For the second year in a row, Arkansas' season ended in victory before the pinnacle of college basketball. (Author: Gardener)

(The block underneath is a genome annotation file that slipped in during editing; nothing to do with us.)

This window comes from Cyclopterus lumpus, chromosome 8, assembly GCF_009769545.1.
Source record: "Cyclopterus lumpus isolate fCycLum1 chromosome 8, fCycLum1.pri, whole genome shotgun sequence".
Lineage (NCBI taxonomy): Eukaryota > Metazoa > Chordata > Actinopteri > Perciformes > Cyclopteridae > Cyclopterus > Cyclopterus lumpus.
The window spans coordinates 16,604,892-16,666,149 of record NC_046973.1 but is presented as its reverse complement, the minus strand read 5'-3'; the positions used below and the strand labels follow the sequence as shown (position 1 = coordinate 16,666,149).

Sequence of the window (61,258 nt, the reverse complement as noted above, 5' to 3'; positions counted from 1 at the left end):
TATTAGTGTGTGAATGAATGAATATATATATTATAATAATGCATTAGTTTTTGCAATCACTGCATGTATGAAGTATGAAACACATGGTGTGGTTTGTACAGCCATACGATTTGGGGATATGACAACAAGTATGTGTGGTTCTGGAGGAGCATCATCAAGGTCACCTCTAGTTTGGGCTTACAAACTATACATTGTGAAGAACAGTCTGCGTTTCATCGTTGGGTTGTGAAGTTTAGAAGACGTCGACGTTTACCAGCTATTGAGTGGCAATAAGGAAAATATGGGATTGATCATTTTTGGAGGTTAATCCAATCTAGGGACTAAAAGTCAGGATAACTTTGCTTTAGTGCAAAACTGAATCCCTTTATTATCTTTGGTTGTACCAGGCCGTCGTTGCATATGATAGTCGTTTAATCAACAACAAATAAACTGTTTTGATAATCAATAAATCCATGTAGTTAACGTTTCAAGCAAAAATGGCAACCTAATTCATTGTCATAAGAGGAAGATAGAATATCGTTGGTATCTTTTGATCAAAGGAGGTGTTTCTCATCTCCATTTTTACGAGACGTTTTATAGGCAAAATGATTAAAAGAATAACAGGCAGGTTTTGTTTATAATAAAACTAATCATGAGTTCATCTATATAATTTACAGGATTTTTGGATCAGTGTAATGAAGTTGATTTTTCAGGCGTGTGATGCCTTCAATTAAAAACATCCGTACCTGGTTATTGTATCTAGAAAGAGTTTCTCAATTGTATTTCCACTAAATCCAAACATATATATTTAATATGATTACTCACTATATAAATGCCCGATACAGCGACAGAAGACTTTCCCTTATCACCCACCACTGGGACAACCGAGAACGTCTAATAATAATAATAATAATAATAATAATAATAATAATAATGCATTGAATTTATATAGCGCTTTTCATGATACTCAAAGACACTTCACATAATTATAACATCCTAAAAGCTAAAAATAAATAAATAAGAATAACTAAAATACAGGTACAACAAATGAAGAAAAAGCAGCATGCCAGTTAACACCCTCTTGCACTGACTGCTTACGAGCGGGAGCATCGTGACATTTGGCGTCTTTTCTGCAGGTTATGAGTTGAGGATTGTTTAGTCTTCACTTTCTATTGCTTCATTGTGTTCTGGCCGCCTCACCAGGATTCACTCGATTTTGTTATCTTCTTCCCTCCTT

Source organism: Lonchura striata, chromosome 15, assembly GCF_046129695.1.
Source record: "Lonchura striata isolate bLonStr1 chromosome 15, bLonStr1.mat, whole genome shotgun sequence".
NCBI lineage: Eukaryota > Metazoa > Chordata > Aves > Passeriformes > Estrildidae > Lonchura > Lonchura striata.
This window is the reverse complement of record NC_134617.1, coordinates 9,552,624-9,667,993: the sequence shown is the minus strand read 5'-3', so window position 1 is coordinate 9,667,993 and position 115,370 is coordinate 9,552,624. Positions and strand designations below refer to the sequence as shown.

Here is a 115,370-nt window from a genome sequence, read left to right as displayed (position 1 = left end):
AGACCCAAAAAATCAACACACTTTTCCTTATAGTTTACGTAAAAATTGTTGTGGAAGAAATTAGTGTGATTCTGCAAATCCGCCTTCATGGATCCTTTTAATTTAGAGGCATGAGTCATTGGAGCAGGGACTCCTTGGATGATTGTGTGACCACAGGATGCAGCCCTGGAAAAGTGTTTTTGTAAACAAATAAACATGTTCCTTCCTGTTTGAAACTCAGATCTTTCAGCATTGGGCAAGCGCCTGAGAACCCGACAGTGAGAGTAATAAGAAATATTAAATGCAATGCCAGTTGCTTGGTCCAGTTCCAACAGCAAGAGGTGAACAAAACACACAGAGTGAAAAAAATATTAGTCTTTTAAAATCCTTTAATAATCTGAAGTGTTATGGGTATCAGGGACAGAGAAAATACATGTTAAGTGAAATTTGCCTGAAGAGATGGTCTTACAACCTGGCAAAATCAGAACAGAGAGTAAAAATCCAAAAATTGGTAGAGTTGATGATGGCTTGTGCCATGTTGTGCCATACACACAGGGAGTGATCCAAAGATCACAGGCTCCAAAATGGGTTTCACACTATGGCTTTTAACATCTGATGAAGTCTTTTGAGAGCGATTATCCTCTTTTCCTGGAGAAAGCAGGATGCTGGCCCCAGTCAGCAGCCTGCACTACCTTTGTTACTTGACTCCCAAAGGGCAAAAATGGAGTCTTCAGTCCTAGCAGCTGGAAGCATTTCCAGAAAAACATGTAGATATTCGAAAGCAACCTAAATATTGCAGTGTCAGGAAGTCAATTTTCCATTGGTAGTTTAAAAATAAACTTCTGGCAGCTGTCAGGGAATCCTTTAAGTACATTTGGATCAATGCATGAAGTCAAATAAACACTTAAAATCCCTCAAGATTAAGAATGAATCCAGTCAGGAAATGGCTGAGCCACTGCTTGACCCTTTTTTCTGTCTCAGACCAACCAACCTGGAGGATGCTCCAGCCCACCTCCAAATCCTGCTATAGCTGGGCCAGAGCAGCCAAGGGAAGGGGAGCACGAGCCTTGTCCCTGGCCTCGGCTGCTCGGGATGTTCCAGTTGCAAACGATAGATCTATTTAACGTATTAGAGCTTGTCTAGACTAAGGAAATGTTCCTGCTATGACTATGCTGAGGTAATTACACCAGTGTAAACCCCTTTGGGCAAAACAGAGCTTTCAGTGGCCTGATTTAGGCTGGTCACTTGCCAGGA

ArkansasThe Razorbacks lost 78-69 to Duke in the final game of the NCAA West Region at the Chase Center on Saturday. The Blue Devils (32-6) advanced to the Final Four in New Orleans, where they will play either North Carolina or Saint Peter's next Saturday. Duke was the second team to crack their ticket to New Orleans. Arkansas (28-9) lost in the Elite Eight for the second straight season, failing to weather a 27-year Final Four drought. Duke is in the Final Four for the 17th time in program history and for the 13th time under Mike Krzyzewski, coach in his 42nd year, who will retire at the end of the season. Krzyzewski, who has NCAA records for career wins (1,202) and NCAA tournament wins (101), broke with the late former UCLA coach John Wooden for most Final Four appearances by a coach. Duke will play in his first Final Four since Krzyzewski won his fifth national championship in 2015. "I'm so happy," Krzyzewski told TBS after the game. There's nothing like being a regional champion and going to the Final Four and playing with three other champions this Saturday and scoring 10 second chance points. The Blue Devils ended the first half on an 8-0 run that included a three-pointer from Trevor Keels as time ran out to take a 45-33 half-time lead. It was the Blue Devils' second 8-0 run in the first half. After a three-pointer from JD Notae at 12:40 in the half that split the game 14-14, Wendell Moore and Keels made layups and Paolo Banchero made four free throws. "I thought like that. We really hurt the first half," Arkansas coach Eric Musselman told TBS after the game. The Razorbacks struggled early in the second half, reducing the deficit to 53-48 with a Jaylin Williams layup and free throw. But the Blue Devils controlled play the rest of the way after Krzyzewski called a time-out to regroup and ke answered the time-out with a 10-0 run. The Blue Devils led by up to 18 points after halftime. "They outplayed us early in the second half and they made it five," said Krzyzewski. Thanks in part to several blunt looks, Duke shot 55% (29 of 53) against a Razorbacks defense that was one of the best of the tournament this year. Arkansas hit 42% (26 of 62) of his shot attempts, including 6 of 20 from three-point range. The Razorbacks, who led the NCAA in free throw attempts, were 11 of 11 at the line. AJ Griffin led the Blue Devils by 18 points. Banchero added 16 points, Moore scored 14, and Mark Williams had 12 points and 12 rebounds. Arkansas appeared to be level with Duke for the first 15 minutes of the game, but the Razorbacks' star post player Jaylin Williams sat with 4:56 left in the first half after committing his second foul. The Blue Devils benefited from the game with Jaylin Williams. Duke beat Arkansas 14-7 with him on the bench, extending a 5-point lead to 12 points. Jaylin Williams had 7 points, 5 rebounds and 2 assists in 14 minutes in the first half. He also drew two charges in 30 seconds to take his NCAA lead count to 54. Jaylin Williams finished the game with 19 points and 10 rebounds. He had a double-double in all four of the Razorbacks' NCAA tournament games, including wins over Vermont, New Mexico State and Gonzaga. Notae, Arkansas' All-America guard, scored 14 points before fouling with 3:47 minutes remaining. Stanley Umude also scored 14 for the Razorbacks. It was the second year in a row that Notae was fouled in the elite eight round. He did so last season in a nine-point loss to Baylor. Arkansas was the last SEC team remaining in the tournament. The Razorbacks' Elite Eight run came during a season in which they lost 5 of 6 straight games in December and January and started 3-0 in SEC play. Musselman said he told his team not to hang their heads. Arkansas had won 18 of its last 21 games prior to Saturday. "It's hard to do an Elite Eight — really hard," Musselman said. The Razorbacks played Duke for the first time since the 1994 NCAA Tournament championship game, which Arkansas won 76-72. Krzyzewski went 2-2 against the Razorbacks during his career, including 2-1 in NCAA tournament games.